I have never been a gifted athlete. In fact, both genetics and a sickly childhood conspired to make all physical work an uphill battle for me. That made me concentrate on the intellectual side of life early, and from intellectual inquiry came spiritual seeking. I was always convinced there was more to life than I was being told, and became veritably obsessed with seeing below the surface of the pond. When, like so many folks of my generation, I encountered David Carradine’s TV show Kung Fu, I was enchanted. I so badly wanted to be the blind old monk who understood everything about the world, had such beautiful equanimity, and could hear a cricket break wind at 50 paces. Later, watching Bruce Lee, I wondered if it might be possible to meld mind and body to create both inner peace and the outer strength that had always escaped me. I tried many martial arts styles, got instructors rank in more than one, but found the internal side missing. Then I started tai chi ch’uan, the martial art we’ve been discussing, and an art technically distinct, though based on the philosophical principle of tai chi, which means, strictly, the harmonious interaction of opposing forces. When, after some years in various tai chi variations, I finally met my Chen-style tai chi teachers, Master Max Yan and Grandmaster Chen Quanzhong, the deepest, truest, traditional Taoist training was revealed to me, and many secrets of the Chen family along with it. I learned that authentic tai chi is that most precious of all paths—a true Way that is as endlessly spiritually rewarding as it is consummately physically challenging. Truly, it’s tough stuff. It’s not just a matter of being hard to do. It’s also hard to understand and to stay with long enough to get the kind of results one sees much faster, albeit far more superficially, in other training systems. Only after passing through those gates can one hope to find the real, deep thing. Possibly it is that way to discourage casual dalliance, but my guess is that it’s that way because all really transformational results require long, hard pursuit down a path that is fraught with challenges. I’ve stayed on the boat this long because I’m hopelessly in love with it. I’ve stayed on the boat because to jump overboard is to drown. I’ve stayed on the boat because I’m frankly not much good at anything else. Last, but not least, I’m ashamed to admit that my rebel streak has kept me afloat too. In my youth, frustrated by my saltatory intellect, my father often accused me of being a jack-of-all-trades and a master of none. Sadly, though I recognize that to rebel is not to be free—is, in fact, to respond to an external force rather than to work from the highest, best level of internal clarity and intention—I’m afraid on some  level I am still trying to prove him wrong.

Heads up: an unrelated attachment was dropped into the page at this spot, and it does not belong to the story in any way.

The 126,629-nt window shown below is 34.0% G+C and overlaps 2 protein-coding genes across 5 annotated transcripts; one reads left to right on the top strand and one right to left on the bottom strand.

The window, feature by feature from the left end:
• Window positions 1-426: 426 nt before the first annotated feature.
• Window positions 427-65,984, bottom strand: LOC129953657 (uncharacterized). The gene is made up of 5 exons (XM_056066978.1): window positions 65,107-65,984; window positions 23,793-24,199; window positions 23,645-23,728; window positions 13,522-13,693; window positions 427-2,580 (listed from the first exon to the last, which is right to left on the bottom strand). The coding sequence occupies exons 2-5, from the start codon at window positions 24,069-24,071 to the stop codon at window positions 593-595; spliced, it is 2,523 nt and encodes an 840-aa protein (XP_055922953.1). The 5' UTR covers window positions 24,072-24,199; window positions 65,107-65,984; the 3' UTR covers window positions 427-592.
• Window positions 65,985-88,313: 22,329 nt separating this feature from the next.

I’ve heard tai chi described as the martial art that moves slowly in a fast world. As technology bridges global gaps, seemingly brings us news damn near before it happens and has us conditioned to be instantly gratified, what are some palpable ways that tai chi has kept you centered?